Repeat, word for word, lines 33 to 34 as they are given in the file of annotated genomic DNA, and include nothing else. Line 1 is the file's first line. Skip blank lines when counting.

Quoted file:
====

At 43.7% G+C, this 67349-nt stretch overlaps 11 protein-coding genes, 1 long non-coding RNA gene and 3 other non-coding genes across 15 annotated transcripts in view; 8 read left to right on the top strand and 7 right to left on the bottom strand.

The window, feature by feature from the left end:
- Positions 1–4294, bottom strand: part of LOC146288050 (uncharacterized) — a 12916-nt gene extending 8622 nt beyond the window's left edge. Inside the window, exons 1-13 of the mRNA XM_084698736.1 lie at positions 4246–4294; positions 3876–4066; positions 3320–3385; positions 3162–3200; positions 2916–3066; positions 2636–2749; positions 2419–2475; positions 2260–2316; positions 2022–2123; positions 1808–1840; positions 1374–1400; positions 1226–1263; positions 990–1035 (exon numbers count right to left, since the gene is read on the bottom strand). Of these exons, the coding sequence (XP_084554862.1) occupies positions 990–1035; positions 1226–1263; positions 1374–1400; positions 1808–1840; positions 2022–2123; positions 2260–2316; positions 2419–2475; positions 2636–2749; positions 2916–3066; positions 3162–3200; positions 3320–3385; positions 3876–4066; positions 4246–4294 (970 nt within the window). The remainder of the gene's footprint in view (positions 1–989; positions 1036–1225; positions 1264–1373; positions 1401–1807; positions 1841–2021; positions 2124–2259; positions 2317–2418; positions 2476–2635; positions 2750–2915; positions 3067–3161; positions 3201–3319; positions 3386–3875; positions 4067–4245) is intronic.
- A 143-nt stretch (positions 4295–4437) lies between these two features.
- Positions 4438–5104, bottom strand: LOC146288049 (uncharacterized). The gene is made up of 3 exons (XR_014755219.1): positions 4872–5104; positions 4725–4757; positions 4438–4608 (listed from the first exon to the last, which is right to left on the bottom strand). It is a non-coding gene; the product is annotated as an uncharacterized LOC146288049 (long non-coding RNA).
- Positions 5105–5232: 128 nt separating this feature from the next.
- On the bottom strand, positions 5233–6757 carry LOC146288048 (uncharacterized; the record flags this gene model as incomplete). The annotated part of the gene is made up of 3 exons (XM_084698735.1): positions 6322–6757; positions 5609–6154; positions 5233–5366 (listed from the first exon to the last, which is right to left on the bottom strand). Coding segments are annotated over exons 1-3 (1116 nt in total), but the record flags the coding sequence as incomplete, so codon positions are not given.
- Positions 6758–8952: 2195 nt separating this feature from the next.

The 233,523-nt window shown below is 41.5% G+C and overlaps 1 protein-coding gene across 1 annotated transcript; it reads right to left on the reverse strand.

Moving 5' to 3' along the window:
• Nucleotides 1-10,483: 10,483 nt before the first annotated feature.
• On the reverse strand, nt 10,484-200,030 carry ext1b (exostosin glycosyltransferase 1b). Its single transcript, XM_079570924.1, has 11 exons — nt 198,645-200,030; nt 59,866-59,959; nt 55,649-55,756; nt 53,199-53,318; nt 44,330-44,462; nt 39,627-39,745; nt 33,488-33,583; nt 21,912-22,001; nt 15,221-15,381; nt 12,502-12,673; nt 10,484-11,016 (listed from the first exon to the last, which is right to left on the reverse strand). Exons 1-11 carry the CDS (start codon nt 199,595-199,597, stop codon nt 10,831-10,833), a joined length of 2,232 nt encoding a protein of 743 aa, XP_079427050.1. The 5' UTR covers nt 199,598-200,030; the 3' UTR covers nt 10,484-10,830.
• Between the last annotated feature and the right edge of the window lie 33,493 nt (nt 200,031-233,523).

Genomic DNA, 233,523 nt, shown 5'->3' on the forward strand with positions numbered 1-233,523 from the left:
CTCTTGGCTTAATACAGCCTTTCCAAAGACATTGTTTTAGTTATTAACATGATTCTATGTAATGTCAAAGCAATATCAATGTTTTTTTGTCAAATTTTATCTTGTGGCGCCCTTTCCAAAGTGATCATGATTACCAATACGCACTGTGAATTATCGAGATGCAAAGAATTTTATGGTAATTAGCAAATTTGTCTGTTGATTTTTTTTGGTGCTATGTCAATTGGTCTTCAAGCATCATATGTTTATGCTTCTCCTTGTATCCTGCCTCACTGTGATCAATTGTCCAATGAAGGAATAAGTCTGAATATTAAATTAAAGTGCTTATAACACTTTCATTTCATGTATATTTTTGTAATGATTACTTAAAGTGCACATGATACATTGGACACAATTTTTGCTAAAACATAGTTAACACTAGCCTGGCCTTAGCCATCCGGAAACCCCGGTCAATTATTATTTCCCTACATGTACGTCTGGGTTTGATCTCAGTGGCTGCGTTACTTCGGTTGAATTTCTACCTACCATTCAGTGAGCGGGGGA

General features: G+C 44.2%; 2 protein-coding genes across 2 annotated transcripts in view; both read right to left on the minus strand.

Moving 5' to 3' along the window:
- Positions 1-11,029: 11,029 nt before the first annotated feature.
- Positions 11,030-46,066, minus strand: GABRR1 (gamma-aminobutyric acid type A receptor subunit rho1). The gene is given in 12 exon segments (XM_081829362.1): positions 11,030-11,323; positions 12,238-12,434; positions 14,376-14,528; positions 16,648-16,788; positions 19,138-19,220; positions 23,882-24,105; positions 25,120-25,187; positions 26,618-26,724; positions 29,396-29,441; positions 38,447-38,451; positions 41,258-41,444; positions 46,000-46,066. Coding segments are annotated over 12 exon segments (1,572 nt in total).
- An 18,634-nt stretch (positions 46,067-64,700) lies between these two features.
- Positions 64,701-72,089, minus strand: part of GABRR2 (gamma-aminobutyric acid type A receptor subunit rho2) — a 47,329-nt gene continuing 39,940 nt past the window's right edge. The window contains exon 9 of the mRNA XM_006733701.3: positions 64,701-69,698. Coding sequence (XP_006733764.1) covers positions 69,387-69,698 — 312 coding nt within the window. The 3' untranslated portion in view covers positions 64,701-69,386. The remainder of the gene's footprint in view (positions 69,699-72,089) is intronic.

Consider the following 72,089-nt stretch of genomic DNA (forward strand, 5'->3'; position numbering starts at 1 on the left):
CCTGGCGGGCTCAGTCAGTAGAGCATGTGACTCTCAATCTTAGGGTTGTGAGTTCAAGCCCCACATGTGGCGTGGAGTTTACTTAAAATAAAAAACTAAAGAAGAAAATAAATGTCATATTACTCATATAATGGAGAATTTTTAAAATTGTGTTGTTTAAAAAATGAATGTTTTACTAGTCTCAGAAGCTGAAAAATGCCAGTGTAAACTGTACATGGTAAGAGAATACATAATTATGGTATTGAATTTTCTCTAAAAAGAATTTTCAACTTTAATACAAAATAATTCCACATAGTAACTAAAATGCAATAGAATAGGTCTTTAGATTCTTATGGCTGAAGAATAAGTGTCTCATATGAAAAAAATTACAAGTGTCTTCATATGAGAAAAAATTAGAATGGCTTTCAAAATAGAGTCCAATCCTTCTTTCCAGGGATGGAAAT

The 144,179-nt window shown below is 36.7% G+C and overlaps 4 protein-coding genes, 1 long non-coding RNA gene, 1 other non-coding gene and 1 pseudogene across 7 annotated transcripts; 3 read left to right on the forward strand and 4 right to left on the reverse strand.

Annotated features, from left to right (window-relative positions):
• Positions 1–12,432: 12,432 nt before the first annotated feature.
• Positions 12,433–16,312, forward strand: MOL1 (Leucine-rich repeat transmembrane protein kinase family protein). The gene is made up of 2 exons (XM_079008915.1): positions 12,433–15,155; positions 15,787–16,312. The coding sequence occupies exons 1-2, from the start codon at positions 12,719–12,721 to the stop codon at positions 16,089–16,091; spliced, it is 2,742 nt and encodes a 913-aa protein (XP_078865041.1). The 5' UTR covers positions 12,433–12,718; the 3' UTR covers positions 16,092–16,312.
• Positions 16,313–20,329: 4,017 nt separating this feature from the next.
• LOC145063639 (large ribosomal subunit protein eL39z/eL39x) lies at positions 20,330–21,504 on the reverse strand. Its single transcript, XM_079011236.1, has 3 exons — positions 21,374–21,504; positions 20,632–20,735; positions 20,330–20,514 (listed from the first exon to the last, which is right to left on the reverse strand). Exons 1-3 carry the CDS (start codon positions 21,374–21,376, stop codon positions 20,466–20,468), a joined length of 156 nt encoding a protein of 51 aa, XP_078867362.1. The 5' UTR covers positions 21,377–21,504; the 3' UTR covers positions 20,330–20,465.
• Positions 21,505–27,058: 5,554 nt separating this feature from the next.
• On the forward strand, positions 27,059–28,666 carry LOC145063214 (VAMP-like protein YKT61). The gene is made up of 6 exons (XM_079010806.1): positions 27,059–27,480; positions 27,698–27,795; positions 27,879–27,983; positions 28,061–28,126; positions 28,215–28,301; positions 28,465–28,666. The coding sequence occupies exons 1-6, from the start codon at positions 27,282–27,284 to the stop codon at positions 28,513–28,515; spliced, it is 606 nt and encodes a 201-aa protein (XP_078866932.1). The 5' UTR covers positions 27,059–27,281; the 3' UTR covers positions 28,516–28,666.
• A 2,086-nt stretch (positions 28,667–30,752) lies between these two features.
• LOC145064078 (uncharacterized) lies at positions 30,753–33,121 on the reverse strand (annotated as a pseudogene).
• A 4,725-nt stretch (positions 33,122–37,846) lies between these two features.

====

• LOC145064078 (uncharacterized) lies at positions 30,753–33,121 on the reverse strand (annotated as a pseudogene).
• A 4,725-nt stretch (positions 33,122–37,846) lies between these two features.